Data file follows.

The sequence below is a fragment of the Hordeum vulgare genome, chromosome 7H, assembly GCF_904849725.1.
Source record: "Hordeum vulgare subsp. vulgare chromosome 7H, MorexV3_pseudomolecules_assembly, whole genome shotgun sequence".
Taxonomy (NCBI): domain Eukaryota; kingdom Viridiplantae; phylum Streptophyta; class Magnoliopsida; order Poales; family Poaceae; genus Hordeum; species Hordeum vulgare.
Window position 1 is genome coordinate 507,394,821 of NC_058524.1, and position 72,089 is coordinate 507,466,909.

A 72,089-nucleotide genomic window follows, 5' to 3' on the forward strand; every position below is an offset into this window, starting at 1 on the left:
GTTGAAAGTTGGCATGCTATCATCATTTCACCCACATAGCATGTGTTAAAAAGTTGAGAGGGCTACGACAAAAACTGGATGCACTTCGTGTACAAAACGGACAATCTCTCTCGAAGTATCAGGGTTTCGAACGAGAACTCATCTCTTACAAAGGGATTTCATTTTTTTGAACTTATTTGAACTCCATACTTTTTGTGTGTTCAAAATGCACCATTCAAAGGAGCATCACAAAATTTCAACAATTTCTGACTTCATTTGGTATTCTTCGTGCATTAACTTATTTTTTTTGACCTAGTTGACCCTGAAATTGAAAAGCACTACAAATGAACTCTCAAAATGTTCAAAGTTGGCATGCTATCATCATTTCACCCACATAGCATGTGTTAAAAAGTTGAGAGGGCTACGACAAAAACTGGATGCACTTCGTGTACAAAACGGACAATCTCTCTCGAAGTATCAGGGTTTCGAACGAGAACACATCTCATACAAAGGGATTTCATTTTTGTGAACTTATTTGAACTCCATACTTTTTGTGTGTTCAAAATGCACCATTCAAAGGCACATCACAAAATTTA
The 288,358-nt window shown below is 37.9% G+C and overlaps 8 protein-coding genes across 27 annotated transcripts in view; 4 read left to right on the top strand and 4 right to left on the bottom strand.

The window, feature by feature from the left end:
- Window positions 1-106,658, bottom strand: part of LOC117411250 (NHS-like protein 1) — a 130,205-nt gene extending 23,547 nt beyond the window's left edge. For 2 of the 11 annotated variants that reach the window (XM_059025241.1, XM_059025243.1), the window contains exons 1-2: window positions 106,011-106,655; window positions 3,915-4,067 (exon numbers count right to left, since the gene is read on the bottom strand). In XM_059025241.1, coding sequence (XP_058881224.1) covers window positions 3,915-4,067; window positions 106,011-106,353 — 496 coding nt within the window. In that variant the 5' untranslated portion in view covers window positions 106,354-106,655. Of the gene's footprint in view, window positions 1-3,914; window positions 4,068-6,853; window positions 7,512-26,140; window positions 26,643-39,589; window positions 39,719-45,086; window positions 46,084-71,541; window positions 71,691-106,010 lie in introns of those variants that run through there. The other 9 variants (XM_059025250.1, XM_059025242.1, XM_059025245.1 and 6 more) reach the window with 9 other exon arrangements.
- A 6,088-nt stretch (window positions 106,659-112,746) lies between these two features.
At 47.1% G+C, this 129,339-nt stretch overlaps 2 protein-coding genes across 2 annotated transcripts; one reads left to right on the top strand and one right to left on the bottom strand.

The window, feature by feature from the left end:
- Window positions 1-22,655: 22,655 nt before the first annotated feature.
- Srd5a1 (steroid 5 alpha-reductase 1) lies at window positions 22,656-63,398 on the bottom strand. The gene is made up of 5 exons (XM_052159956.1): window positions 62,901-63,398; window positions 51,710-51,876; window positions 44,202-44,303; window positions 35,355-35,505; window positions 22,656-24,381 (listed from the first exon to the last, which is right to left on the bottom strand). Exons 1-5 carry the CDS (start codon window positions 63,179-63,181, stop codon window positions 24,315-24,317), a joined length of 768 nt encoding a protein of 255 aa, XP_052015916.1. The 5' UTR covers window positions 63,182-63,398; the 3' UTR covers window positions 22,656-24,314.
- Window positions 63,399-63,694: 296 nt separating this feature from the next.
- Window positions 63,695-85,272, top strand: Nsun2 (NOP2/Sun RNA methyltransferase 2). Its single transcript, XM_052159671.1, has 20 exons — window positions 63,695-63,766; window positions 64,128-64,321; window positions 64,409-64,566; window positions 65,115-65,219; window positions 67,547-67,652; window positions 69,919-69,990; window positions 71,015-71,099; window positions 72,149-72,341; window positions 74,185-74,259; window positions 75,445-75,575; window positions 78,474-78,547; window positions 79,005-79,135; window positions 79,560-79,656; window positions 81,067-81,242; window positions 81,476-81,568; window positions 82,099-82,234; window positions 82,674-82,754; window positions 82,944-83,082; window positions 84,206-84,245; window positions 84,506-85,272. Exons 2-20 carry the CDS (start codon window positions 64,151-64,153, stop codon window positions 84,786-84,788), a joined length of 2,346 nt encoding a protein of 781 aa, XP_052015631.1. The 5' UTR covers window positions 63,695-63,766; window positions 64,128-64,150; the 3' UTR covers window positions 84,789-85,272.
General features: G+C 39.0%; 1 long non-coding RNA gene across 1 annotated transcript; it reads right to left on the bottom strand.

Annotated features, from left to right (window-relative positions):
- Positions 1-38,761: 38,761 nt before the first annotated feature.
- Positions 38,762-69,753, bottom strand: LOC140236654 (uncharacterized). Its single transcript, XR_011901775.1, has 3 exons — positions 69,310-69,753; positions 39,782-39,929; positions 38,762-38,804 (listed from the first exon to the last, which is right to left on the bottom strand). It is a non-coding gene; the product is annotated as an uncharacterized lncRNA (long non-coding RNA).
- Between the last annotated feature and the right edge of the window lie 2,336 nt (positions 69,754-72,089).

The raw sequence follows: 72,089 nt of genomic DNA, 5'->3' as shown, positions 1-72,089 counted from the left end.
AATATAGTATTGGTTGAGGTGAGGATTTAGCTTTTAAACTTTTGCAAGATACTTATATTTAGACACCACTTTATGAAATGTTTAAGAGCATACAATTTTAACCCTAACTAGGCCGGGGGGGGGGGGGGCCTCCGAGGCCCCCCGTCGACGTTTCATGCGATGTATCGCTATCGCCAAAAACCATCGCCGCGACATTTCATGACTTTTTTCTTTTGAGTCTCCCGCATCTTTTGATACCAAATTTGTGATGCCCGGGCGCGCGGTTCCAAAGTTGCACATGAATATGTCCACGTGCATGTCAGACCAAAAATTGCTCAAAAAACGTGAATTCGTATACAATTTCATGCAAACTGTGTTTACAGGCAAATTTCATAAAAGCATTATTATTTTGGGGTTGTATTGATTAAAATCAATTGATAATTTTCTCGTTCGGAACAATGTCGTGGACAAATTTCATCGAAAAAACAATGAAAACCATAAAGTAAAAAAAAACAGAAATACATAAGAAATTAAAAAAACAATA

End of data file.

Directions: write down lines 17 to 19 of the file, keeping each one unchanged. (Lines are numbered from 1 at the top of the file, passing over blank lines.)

General features: G+C 39.0%; 1 long non-coding RNA gene across 1 annotated transcript; it reads right to left on the bottom strand.

Annotated features, from left to right (window-relative positions):
- Positions 1-38,761: 38,761 nt before the first annotated feature.